If anyone is reading this, this is not finished.
My real name is Briana Z. and you can contact me at BuzzBannana@gmail.com. I live in a suburb offshoot of Dallas, Texas
Explanation of username:
The Buzz part:
My parents told me to be anonymous (because it was during elementary school), so I went with an entirely fake name on Facebook with only my initials the same, and ever since then, I’ve used the fake name of Buzz online. I created this email and username on whim back in 2009ish, right after I created my Facebook account. Some algorithm out there is probably extremely certain a middle-aged man named Buzz exists because of how many accounts I have under this name and how long I’ve maintained my accounts. You know, like how scammers and fake companies show legitimacy through how old they have existed?
The Bannana part:
Banana used to be somewhat of a nickname because it sounds similar to my first name, Briana, and at the time, BuzzBanana was already a username used by others/someone else, so I went with BuzzBannana. It was really on whim like most people’s usernames are, but I just maintained the username because it simply felt right. BuzzBanana@gmail.com, however unlikely this is, if you are reading this, you probably have so many emails directed towards you that were supposed to go to me. I’m so sorry.
TLDR of why I created this website:
I’ve always been interested in manga and other things I feel are the general “Asian” culture. I can’t remember which website I first stumbled onto, but I do remember I first read Japanese light novels, then a (or maybe more than one?) Korean webnovel, and finally, Chinese webnovels. The Chinese webnovels were definitely discovered through a resurgence of Chinese “manga” (more accurately, manhua) this past year, which I cannot explain. Just all of a sudden, there was a flooding of Chinese comics on the internet and I found Chinese webnovels by accident. I always wanted to fan-translate stuff like the total weeaboo I am, but I didn’t know how. Now, I’m aware that as long as you have photoshop or something similar, it’s really easy as long as you know the language. Anyways, I just saw translating Chinese webnovels as a “gateway” step, so to speak, the first step towards maybe translating Chinese manhua. I am perfectly capable now with Photoshop and could easily do so, but there were a few reasons why I decided to stick to the website (if you are interested. Gosh, I wrote this as a TLDR as I was working on the stuff below midway, but it’s so long):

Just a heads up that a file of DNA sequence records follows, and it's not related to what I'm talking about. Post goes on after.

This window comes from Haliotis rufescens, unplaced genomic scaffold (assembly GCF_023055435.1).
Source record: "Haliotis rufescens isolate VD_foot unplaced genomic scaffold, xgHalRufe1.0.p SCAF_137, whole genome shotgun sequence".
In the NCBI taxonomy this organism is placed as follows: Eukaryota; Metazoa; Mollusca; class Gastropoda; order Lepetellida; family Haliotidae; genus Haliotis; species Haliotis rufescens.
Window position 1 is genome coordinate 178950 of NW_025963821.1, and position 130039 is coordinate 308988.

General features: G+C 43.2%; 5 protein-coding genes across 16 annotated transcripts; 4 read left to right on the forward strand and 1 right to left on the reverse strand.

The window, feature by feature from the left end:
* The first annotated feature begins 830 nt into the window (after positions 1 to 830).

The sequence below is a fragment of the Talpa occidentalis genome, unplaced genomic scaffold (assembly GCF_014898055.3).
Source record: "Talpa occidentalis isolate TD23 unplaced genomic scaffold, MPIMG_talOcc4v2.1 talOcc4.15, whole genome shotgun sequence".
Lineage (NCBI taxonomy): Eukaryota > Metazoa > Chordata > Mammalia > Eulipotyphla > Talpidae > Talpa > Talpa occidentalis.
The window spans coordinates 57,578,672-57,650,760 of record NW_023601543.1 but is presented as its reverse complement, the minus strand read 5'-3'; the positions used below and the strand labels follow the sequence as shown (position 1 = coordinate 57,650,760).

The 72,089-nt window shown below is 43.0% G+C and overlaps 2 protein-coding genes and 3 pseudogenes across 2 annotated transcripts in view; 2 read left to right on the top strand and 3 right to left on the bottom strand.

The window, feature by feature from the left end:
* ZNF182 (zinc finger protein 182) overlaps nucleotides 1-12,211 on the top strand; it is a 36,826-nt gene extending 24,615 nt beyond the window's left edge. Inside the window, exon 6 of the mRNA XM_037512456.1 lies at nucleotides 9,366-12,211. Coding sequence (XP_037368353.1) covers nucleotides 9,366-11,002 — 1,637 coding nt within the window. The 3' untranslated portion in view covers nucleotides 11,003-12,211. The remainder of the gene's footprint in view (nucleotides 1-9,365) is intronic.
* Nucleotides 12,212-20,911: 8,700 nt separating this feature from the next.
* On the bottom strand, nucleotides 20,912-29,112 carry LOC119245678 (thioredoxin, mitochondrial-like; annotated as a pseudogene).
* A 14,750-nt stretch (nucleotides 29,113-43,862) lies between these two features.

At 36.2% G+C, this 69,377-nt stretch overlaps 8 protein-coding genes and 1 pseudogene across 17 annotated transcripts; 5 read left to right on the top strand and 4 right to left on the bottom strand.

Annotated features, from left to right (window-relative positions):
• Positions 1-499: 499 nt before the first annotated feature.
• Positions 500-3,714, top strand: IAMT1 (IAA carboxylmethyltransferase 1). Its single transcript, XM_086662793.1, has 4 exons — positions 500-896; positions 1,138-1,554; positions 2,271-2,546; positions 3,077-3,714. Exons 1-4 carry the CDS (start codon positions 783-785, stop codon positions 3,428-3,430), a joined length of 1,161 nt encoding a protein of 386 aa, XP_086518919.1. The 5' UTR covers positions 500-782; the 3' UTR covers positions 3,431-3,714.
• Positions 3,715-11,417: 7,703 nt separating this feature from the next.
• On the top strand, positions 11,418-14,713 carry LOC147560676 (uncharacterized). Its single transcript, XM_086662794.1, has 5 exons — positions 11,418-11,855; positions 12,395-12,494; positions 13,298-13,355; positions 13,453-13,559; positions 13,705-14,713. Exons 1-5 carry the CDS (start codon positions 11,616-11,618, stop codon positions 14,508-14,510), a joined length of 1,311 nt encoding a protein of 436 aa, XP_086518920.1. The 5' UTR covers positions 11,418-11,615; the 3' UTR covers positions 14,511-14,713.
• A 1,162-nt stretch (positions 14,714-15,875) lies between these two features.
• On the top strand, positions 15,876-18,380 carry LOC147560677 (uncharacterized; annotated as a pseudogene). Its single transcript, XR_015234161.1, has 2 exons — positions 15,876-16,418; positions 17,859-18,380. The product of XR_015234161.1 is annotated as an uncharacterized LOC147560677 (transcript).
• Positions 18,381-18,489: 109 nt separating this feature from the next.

– Almost every single manga website is
Long-winded explanation of the creation of the website + random stuff I find intriguing Actually, just my opinion of how the general Asian-American experience is like from an insider’s viewpoint:
An interesting teacher who is not my teacher but a teacher nonetheless has, in my opinion, an extremely accurate explanation for the general Asian-American second generation experience and culture, or more specifically, the American Born Chinese (ABC) experience. I’m going to add on to his theory with my own experience and understanding of American society.
First and foremost, I do not feel the need to clarify, but I’m sure most Americans understand that when people say “Asian”, they mean “Yellow”, even if India and other countries not “Yellow” are in Asian. This is different in, say Britain, where most people think of the Middle East and “Brown” people as Asians. I do not know where this distinction came from, but I believe – emphasis on BELIEVE, as in I am no expert and this is merely my opinion – it is the results o
Disregarding how Asians are known for being hardworking and academically driven due to their parents, there is no pervading Chinese-American culture
Guesstimation of how an American that is not Asian would view Asians. Actually, probably just referring to Anglo-Americans:
I did a paper in AP European history about Jesuits that I think explains partially some viewpoints that still exist today.
More stuff that I thought of when trying to come up with why I created this website:
– I find it interesting that the phenomenon of the flooding of Japanese comics was so large that the term “Manga”, meaning comics in Japanese, was born. It is so widely accepted that I think it’s actually in the dictionary now. There is no red squiggle underneath on WordPress as I type. Edit: just did a search on Google, Manga is a noun meaning: “a style of Japanese comic books and graphic novels, typically aimed at adults as well as children.”
– The word “weeaboo” seems like an insult intentionally created because “otaku” didn’t sound insulting enough.
– The more I think about it, the more I embody the “millennial” stereotype. Most young people view jobs as not their passion, but a source of income. This is part of my passion, I’m passionate about writing and creating but I SUCK at it. There is no way for me to make a sustainable living off of this, or rather, a living close to my current standard of living. I view it as a goal in life (and I do think this is an American, or maybe even global view) that children should at least have the same standard of living as their parents. So while I am insanely horrible at writing, as my English essay scores of the past, whether it be the SAT or STAAR,